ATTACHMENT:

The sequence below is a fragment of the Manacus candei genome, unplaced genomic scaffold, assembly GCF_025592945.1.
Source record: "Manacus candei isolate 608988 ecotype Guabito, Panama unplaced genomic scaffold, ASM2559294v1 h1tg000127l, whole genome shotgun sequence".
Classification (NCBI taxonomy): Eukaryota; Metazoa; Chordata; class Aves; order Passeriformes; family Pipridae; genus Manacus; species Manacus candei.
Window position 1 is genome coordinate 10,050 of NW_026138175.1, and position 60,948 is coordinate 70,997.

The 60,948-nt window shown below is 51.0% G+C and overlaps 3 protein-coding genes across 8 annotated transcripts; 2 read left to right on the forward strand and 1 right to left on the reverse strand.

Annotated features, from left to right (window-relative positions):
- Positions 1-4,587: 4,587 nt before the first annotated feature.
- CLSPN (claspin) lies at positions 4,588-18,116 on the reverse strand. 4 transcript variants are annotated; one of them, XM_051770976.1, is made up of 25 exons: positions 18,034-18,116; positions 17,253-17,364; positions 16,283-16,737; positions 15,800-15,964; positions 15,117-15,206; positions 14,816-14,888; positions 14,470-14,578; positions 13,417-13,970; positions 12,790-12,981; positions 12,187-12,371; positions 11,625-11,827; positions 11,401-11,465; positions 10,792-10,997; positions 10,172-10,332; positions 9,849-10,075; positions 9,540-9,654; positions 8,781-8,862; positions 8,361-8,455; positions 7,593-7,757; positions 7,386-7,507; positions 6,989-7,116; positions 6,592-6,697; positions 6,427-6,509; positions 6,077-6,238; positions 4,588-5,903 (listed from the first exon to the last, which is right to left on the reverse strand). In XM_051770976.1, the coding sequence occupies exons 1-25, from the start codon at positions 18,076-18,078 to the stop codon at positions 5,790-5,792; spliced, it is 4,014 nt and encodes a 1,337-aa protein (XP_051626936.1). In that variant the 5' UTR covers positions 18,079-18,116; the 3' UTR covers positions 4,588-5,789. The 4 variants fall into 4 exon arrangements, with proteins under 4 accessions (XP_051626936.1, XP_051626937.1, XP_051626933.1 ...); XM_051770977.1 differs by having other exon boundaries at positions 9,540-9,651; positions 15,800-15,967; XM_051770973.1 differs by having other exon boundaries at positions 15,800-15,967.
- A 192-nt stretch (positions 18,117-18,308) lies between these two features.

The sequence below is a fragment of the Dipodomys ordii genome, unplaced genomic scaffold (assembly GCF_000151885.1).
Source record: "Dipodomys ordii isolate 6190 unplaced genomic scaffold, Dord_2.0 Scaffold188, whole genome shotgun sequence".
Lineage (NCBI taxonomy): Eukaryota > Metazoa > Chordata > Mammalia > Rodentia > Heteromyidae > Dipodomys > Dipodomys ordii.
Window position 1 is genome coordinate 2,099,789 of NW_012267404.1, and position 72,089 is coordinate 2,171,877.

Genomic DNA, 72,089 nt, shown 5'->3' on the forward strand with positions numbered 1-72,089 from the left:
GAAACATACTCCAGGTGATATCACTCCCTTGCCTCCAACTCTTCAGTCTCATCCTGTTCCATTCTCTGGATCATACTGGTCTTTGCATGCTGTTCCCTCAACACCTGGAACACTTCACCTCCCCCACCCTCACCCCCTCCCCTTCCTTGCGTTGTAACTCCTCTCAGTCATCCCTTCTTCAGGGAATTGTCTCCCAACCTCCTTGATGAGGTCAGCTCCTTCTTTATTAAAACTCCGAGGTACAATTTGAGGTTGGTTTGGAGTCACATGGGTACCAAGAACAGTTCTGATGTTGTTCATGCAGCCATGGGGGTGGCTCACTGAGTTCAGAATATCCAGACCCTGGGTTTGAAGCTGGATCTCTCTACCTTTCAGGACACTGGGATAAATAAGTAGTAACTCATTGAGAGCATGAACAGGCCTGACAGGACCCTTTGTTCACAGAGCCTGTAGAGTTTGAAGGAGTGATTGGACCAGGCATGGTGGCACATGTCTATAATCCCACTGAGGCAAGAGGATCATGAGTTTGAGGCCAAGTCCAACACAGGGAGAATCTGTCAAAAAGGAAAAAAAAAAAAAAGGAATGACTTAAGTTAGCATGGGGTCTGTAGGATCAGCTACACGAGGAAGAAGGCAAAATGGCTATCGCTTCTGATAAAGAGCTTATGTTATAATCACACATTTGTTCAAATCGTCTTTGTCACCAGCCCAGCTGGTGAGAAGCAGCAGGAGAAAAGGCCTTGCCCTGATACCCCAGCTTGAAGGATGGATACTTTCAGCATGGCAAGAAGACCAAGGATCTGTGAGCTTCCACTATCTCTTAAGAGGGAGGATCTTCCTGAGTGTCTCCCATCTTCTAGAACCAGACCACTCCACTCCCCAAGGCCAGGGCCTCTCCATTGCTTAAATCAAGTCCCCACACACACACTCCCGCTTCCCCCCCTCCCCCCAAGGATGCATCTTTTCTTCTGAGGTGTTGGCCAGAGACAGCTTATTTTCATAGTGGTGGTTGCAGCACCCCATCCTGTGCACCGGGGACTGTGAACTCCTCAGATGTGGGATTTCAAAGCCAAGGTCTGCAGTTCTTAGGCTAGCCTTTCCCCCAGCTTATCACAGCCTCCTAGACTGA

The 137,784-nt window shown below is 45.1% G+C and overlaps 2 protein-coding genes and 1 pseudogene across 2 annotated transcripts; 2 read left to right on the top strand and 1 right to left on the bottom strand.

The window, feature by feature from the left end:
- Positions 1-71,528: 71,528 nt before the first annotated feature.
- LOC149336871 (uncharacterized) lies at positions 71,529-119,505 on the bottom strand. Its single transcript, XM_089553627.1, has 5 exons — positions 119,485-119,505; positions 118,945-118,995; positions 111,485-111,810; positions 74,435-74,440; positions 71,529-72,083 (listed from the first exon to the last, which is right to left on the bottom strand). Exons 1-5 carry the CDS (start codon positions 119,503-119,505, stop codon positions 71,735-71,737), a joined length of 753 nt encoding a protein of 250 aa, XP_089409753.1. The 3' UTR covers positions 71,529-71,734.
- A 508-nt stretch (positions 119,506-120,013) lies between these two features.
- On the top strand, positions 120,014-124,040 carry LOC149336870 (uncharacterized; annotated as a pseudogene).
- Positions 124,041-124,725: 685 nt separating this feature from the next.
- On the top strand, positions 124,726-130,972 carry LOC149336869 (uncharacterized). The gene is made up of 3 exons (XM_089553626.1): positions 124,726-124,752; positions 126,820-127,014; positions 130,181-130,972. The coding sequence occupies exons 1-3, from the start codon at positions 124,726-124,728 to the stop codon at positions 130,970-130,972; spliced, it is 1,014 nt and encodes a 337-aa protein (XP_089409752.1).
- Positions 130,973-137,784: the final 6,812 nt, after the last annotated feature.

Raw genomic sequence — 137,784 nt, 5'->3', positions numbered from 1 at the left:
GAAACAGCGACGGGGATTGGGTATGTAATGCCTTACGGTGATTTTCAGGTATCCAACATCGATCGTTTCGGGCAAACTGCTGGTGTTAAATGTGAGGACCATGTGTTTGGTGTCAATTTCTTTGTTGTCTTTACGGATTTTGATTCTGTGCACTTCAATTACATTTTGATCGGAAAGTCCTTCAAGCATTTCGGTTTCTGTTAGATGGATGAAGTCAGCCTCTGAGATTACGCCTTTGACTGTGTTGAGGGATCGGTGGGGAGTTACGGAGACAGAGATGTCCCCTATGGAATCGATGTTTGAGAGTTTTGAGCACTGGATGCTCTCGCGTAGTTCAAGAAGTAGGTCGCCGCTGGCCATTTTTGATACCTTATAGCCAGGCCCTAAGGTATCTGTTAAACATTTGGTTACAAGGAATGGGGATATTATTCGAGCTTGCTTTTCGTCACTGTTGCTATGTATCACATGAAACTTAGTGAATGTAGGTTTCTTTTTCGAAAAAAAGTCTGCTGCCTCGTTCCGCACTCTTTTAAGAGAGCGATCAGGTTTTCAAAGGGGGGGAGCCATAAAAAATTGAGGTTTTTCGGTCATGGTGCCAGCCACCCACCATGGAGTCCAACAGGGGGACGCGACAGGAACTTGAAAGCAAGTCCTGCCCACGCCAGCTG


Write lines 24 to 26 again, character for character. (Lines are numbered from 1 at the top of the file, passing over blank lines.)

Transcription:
- Positions 130,973-137,784: the final 6,812 nt, after the last annotated feature.

Raw genomic sequence — 137,784 nt, 5'->3', positions numbered from 1 at the left:
GAAACAGCGACGGGGATTGGGTATGTAATGCCTTACGGTGATTTTCAGGTATCCAACATCGATCGTTTCGGGCAAACTGCTGGTGTTAAATGTGAGGACCATGTGTTTGGTGTCAATTTCTTTGTTGTCTTTACGGATTTTGATTCTGTGCACTTCAATTACATTTTGATCGGAAAGTCCTTCAAGCATTTCGGTTTCTGTTAGATGGATGAAGTCAGCCTCTGAGATTACGCCTTTGACTGTGTTGAGGGATCGGTGGGGAGTTACGGAGACAGAGATGTCCCCTATGGAATCGATGTTTGAGAGTTTTGAGCACTGGATGCTCTCGCGTAGTTCAAGAAGTAGGTCGCCGCTGGCCATTTTTGATACCTTATAGCCAGGCCCTAAGGTATCTGTTAAACATTTGGTTACAAGGAATGGGGATATTATTCGAGCTTGCTTTTCGTCACTGTTGCTATGTATCACATGAAACTTAGTGAATGTAGGTTTCTTTTTCGAAAAAAAGTCTGCTGCCTCGTTCCGCACTCTTTTAAGAGAGCGATCAGGTTTTCAAAGGGGGGGAGCCATAAAAAATTGAGGTTTTTCGGTCATGGTGCCAGCCACCCACCATGGAGTCCAACAGGGGGACGCGACAGGAACTTGAAAGCAAGTCCTGCCCACGCCAGCTG